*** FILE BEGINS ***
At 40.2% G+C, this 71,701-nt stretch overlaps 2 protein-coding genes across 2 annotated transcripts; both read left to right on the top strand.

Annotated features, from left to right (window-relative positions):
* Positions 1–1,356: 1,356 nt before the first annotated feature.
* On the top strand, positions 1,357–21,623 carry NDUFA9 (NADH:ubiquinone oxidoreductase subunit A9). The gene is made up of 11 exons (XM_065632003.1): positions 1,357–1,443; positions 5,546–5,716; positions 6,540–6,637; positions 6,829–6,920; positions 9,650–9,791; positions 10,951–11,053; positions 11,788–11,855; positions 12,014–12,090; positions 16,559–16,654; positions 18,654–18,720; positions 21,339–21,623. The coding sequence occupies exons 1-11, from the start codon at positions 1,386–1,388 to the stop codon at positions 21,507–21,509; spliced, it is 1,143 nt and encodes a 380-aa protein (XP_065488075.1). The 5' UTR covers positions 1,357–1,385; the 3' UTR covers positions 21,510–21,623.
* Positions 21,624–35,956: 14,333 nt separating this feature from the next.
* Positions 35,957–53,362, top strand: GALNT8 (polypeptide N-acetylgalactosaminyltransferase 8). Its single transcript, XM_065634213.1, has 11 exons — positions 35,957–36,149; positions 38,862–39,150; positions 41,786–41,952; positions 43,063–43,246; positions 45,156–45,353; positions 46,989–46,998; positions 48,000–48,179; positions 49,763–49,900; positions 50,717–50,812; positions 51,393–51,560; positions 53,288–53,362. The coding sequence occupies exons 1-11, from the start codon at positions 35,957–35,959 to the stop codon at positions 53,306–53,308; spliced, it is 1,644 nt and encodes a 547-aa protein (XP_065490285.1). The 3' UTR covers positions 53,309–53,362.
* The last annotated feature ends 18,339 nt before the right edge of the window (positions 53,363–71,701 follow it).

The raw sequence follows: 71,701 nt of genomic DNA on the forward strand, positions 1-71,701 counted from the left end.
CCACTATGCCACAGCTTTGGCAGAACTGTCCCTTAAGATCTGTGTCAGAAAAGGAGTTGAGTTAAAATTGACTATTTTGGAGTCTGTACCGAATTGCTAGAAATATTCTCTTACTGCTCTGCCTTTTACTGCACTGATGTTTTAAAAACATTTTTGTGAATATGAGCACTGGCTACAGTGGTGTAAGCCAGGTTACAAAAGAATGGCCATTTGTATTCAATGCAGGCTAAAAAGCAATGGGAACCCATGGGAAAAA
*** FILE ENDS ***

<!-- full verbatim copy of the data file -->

At 40.2% G+C, this 71,701-nt stretch overlaps 2 protein-coding genes across 2 annotated transcripts; both read left to right on the top strand.

Annotated features, from left to right (window-relative positions):
* Positions 1–1,356: 1,356 nt before the first annotated feature.
* On the top strand, positions 1,357–21,623 carry NDUFA9 (NADH:ubiquinone oxidoreductase subunit A9). The gene is made up of 11 exons (XM_065632003.1): positions 1,357–1,443; positions 5,546–5,716; positions 6,540–6,637; positions 6,829–6,920; positions 9,650–9,791; positions 10,951–11,053; positions 11,788–11,855; positions 12,014–12,090; positions 16,559–16,654; positions 18,654–18,720; positions 21,339–21,623. The coding sequence occupies exons 1-11, from the start codon at positions 1,386–1,388 to the stop codon at positions 21,507–21,509; spliced, it is 1,143 nt and encodes a 380-aa protein (XP_065488075.1). The 5' UTR covers positions 1,357–1,385; the 3' UTR covers positions 21,510–21,623.
* Positions 21,624–35,956: 14,333 nt separating this feature from the next.
* Positions 35,957–53,362, top strand: GALNT8 (polypeptide N-acetylgalactosaminyltransferase 8). Its single transcript, XM_065634213.1, has 11 exons — positions 35,957–36,149; positions 38,862–39,150; positions 41,786–41,952; positions 43,063–43,246; positions 45,156–45,353; positions 46,989–46,998; positions 48,000–48,179; positions 49,763–49,900; positions 50,717–50,812; positions 51,393–51,560; positions 53,288–53,362. The coding sequence occupies exons 1-11, from the start codon at positions 35,957–35,959 to the stop codon at positions 53,306–53,308; spliced, it is 1,644 nt and encodes a 547-aa protein (XP_065490285.1). The 3' UTR covers positions 53,309–53,362.
* The last annotated feature ends 18,339 nt before the right edge of the window (positions 53,363–71,701 follow it).

The raw sequence follows: 71,701 nt of genomic DNA on the forward strand, positions 1-71,701 counted from the left end.
CCACTATGCCACAGCTTTGGCAGAACTGTCCCTTAAGATCTGTGTCAGAAAAGGAGTTGAGTTAAAATTGACTATTTTGGAGTCTGTACCGAATTGCTAGAAATATTCTCTTACTGCTCTGCCTTTTACTGCACTGATGTTTTAAAAACATTTTTGTGAATATGAGCACTGGCTACAGTGGTGTAAGCCAGGTTACAAAAGAATGGCCATTTGTATTCAATGCAGGCTAAAAAGCAATGGGAACCCATGGGAAAAA